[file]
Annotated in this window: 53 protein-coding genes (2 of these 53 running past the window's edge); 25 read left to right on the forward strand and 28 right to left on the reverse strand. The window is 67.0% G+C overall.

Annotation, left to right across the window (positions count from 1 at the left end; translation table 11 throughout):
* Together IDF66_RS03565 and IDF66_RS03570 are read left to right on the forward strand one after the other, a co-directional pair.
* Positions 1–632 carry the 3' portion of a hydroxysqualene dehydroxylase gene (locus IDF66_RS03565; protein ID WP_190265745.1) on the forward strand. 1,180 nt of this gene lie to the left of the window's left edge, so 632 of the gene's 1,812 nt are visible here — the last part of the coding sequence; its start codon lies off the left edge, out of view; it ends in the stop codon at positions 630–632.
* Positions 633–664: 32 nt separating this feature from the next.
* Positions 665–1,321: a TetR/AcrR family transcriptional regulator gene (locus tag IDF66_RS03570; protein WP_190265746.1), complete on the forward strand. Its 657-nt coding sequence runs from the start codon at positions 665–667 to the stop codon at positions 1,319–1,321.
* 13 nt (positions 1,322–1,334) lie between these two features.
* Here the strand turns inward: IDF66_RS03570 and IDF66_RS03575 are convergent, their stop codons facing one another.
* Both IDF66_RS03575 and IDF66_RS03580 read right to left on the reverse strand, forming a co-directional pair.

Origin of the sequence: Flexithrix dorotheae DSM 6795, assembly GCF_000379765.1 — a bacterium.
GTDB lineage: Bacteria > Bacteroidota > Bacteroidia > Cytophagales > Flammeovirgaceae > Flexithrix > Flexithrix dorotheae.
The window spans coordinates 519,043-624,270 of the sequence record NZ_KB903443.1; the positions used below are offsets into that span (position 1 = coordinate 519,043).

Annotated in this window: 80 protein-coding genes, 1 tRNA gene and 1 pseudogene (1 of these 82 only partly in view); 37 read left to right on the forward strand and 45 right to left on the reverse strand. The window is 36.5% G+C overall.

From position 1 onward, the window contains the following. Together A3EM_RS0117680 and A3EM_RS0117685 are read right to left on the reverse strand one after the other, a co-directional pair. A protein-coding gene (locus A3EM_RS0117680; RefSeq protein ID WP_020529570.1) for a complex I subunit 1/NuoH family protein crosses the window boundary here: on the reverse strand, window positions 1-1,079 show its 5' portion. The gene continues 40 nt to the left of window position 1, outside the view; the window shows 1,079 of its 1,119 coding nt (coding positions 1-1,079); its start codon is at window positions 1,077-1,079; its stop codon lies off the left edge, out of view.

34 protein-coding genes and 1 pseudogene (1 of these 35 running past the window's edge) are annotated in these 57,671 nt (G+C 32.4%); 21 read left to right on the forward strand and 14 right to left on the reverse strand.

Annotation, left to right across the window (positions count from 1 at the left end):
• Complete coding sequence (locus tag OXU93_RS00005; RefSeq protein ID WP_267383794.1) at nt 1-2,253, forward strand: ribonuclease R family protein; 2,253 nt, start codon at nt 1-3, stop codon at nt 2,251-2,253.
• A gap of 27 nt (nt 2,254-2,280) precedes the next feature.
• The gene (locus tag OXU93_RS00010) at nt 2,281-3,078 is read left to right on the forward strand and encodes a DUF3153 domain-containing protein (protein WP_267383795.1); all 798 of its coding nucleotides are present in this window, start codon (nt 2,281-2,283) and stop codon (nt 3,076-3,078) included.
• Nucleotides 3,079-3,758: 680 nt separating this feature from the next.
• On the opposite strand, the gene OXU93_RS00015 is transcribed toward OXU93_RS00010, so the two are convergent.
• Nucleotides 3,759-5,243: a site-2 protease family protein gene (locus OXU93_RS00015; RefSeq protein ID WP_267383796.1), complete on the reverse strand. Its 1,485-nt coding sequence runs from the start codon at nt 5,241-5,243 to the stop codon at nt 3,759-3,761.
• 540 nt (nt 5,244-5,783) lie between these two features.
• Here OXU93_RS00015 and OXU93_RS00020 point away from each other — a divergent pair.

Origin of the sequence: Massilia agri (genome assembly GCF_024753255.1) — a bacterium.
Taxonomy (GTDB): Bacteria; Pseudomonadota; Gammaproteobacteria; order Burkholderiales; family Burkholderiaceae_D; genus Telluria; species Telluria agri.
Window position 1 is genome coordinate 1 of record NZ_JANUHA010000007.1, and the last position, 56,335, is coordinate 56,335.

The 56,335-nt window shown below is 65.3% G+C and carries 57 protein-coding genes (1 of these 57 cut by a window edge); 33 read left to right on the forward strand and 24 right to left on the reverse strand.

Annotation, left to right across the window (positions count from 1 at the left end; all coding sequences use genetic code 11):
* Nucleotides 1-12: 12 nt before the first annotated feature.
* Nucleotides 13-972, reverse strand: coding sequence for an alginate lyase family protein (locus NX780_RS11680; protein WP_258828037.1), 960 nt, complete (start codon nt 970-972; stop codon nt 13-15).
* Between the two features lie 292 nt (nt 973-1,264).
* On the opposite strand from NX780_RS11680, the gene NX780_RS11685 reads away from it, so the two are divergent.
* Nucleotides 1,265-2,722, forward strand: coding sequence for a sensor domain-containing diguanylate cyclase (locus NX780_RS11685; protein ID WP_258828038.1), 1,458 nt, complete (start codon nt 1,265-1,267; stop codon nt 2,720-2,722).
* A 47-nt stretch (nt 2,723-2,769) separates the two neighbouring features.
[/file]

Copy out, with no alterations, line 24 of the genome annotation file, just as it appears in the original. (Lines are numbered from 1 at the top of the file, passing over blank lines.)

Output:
• Here OXU93_RS00015 and OXU93_RS00020 point away from each other — a divergent pair.